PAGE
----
13 Copyright © 2009 by the Actuarial Board for Counseling and Discipline Copyright © 2010 by the American Academy of Actuaries Request for Guidance Example of RFG Topics How do I know if I am qualified? How can I become qualified? How can I do a job that involves more than one area of expertise? How much can I rely on my supervisor? How much can I rely on my staff? How much documentation of my work should I save? What if I leave my company? When should I refuse an assignment? When should I make a complaint about another actuary? When is a violation of the Code material? When is a violation of the Code resolved? 13

14 Copyright © 2009 by the Actuarial Board for Counseling and Discipline Copyright © 2010 by the American Academy of Actuaries Mediation If all parties agree Facilitate resolution of issue without inquiry 14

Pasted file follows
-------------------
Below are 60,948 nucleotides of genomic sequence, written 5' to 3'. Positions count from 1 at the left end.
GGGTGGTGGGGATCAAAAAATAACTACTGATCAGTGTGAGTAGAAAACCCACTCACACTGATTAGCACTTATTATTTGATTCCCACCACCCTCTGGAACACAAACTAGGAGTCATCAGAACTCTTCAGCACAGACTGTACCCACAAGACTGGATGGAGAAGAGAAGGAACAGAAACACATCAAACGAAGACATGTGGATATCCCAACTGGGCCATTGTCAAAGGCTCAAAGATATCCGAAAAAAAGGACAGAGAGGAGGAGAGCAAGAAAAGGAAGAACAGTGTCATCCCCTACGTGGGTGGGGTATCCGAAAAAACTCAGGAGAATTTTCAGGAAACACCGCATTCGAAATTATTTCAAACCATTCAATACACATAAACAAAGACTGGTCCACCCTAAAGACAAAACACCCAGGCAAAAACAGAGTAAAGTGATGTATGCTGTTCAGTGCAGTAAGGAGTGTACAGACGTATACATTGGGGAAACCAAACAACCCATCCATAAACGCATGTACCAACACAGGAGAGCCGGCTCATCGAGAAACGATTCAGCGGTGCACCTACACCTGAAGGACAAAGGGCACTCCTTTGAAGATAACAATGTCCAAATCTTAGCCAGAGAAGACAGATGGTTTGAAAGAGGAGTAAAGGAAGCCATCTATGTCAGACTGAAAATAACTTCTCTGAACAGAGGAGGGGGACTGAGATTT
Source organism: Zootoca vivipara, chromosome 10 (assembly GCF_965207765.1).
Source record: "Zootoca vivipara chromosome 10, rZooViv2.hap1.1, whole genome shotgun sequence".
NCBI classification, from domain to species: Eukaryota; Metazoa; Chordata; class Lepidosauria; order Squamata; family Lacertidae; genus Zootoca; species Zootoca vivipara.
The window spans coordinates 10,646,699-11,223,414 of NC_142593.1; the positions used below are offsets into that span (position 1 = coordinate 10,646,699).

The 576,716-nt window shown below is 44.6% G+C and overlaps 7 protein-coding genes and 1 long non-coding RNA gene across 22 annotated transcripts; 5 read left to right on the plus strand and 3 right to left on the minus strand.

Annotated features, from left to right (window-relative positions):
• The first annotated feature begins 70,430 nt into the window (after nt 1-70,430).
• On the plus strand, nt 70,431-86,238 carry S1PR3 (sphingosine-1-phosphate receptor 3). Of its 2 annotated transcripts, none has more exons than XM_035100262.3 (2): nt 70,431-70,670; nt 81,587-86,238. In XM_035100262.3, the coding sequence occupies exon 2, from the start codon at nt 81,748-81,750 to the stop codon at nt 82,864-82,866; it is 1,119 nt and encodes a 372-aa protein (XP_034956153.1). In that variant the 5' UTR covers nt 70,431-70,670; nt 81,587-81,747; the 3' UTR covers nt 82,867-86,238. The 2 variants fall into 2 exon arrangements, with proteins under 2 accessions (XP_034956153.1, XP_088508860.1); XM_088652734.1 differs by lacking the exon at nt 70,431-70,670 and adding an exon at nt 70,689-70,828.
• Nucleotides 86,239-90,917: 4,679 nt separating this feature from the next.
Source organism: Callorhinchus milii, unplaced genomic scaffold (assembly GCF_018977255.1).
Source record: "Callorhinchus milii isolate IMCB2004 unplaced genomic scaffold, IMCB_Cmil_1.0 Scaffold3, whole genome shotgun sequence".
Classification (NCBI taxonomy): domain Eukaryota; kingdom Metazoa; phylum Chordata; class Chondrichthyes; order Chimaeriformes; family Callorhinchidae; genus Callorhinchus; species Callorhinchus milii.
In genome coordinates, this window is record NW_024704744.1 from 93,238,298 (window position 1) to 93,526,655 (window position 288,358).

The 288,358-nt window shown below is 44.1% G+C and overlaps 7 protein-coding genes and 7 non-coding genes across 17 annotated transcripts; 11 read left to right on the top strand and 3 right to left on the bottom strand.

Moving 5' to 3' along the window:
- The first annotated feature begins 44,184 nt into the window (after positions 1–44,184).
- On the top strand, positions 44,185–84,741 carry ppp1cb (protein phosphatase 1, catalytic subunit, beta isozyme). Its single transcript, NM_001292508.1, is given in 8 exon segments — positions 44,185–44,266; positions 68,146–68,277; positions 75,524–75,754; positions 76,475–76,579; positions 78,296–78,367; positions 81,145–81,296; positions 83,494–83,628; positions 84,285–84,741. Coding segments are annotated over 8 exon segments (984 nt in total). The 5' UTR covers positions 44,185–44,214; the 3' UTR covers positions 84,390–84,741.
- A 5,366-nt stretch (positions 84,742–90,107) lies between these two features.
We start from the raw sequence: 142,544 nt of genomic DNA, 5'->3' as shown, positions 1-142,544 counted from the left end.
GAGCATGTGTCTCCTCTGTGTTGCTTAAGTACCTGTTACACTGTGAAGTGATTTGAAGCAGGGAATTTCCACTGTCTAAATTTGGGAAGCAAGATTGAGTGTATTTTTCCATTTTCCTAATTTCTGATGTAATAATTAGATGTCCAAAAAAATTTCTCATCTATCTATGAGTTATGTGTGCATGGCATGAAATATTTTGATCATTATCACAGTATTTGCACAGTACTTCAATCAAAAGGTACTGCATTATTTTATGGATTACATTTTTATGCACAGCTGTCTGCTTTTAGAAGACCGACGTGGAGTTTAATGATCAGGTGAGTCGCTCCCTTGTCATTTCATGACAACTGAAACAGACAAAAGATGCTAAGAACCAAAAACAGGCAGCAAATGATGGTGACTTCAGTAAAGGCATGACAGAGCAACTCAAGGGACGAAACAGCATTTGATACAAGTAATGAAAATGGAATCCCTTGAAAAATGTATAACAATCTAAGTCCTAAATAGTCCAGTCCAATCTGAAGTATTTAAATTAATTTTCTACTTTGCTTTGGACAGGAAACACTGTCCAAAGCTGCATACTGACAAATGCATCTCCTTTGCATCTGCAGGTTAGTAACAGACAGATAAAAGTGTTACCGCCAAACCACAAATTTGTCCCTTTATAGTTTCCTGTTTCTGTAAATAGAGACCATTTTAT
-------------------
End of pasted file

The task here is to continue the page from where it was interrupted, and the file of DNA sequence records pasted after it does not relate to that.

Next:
15 Copyright © 2009 by the Actuarial Board for Counseling and Discipline Copyright © 2010 by the American Academy of Actuaries 2011 Caseload 55 Requests for Guidance 21 Discipline cases –9 pension –6 life –5 casualty –1 health –Evenly split between conduct and practice 15

16 Copyright © 2009 by the Actuarial Board for Counseling and Discipline Copyright © 2010 by the American Academy of Actuaries Contacting the ABCD Letter: 1850 M St., N.W., Suite 300, Washington, D.C Telephone: (202) ; (202) (fax) Website: Contacting any individual ABCD member or ABCD staff (contact information on website) 16

17 Copyright © 2009 by the Actuarial Board for Counseling and Discipline Copyright © 2010 by the American Academy of Actuaries ABCD Inquiry Process Step 1: Initiation of Inquiry –Complaint received Reviewed by staff for completeness –Information based Chairs review public document and decide to proceed –Sent to Subject Actuary (“SA”) for response 17